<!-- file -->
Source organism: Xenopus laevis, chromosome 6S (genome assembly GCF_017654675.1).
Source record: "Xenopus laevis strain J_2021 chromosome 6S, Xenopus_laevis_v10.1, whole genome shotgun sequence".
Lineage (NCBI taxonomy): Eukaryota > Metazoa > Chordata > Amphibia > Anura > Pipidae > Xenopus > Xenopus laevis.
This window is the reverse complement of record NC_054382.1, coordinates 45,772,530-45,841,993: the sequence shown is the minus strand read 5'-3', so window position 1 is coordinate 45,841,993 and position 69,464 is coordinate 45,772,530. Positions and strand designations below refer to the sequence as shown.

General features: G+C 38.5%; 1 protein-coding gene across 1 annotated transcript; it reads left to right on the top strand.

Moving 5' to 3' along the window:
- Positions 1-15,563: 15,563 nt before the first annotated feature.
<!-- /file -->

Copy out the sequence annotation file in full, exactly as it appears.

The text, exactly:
Source organism: Xenopus laevis, chromosome 6S (genome assembly GCF_017654675.1).
Source record: "Xenopus laevis strain J_2021 chromosome 6S, Xenopus_laevis_v10.1, whole genome shotgun sequence".
Lineage (NCBI taxonomy): Eukaryota > Metazoa > Chordata > Amphibia > Anura > Pipidae > Xenopus > Xenopus laevis.
This window is the reverse complement of record NC_054382.1, coordinates 45,772,530-45,841,993: the sequence shown is the minus strand read 5'-3', so window position 1 is coordinate 45,841,993 and position 69,464 is coordinate 45,772,530. Positions and strand designations below refer to the sequence as shown.

General features: G+C 38.5%; 1 protein-coding gene across 1 annotated transcript; it reads left to right on the top strand.

Moving 5' to 3' along the window:
- Positions 1-15,563: 15,563 nt before the first annotated feature.